Principal Named MCPS Finalist for Washington Post Award
Jennifer Lowndes, who has been principal of Rock Creek Forest Elementary School since 2012, has been named a finalist for The Washington Post Principal of the Year.
Lowndes is known for being enthusiastic, accessible, an engaged listener and a committed student advocate. She lives and breathes the message: People Matter. Many colleagues and parents call her the ‘rock’ of Rock Creek Forest. She opens car doors and welcomes students during morning arrival. She is consistently in classrooms overseeing teaching and learning. She creates a culture in which every student, parent and staff member feels appreciated, valued and vested in the school’s success.
She is masterful at fostering creativity and encouraging innovation for students and staff. For example, she helped the Spanish immersion staff organize a Skype conversation with Spanish-speaking students in other countries so students could get a real-world opportunity to practice their skills. In another example, she allowed the PTA to bring in an artist from Maine to teach students about the mandala. This resulted in a whole-school permanent art piece, which remains on display at the school.
Rock Creek Forest is home to several educational programs, including the Spanish Immersion Program, the neighborhood English Academy, the Autism Program and the Pre-K Program. Lowndes has unified the school into a cooperative and dynamic learning environment for its 735 students and 120 staff members.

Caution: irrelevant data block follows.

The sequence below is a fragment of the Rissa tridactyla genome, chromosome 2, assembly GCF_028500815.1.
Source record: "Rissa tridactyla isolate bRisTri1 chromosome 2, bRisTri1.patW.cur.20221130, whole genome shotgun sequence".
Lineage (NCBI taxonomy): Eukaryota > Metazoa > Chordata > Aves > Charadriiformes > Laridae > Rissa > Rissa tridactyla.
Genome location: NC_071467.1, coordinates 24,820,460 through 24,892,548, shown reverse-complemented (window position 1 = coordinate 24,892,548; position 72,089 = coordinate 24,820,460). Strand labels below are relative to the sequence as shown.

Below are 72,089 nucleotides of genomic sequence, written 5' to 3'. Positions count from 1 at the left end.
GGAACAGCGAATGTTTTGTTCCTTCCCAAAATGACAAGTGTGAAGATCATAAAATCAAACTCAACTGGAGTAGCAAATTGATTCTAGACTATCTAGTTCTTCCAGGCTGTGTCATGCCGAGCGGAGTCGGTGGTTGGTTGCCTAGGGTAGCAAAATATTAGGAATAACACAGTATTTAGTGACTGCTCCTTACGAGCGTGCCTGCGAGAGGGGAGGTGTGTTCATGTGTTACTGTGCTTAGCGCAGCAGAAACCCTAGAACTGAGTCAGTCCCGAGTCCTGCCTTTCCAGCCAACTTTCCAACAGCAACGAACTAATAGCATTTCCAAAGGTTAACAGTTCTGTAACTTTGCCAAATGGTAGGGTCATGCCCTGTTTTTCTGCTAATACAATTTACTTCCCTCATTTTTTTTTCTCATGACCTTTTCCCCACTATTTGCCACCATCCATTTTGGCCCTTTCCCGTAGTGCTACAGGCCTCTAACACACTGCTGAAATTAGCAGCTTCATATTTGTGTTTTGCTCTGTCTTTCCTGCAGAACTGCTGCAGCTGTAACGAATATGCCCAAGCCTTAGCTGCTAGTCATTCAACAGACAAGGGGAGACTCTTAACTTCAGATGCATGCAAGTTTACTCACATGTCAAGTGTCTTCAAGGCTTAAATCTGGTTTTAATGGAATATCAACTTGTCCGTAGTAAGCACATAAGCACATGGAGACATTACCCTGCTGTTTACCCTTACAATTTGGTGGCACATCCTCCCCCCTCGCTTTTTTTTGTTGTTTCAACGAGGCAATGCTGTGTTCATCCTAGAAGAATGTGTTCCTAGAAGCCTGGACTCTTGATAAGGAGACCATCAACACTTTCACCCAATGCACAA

She tackles challenges with aplomb. She guided the school through a recent middle school boundary study, and went through a complete renovation, which required an 18-month relocation to a temporary holding school.
Lowndes proactively includes stakeholders in her decision-making process, welcoming new ideas and addressing concerns. She works collaboratively and in partnership with groups to benefit students and staff. For instance, she has worked to improve participation from the Latino community by hosting monthly morning coffees. Lowndes, who speaks fluent Spanish, attends almost all of the meetings. Her engagement has paid off, with last year’s participation rate among Latino families hitting an all-time high of 85 percent, with more families supporting teachers in the classroom, on field trips and with after-school activities. She has also promoted the Honoring Our Elders program, which invites in senior citizens to share personal stories of growing up in America during the 1940s, ‘50s and ‘60s. She helped form a partnership with the National Wildlife Federation’s U.S.-Taiwan Eco Partnership Program, which uses project-based learning to focus on sustainability topics such as energy, water, climate change and school gardens.
Lowndes began her career in education as a bilingual instructor in the Los Angeles public school system in 1990. She relocated to the Washington, D.C., area in 1993, and worked as a Spanish immersion teacher and as an administrator in accelerated and enriched instruction, before being named an assistant principal and principal. She earned a bachelor’s degree in political science from Brown University, and a master’s degree in education administration from Johns Hopkins University.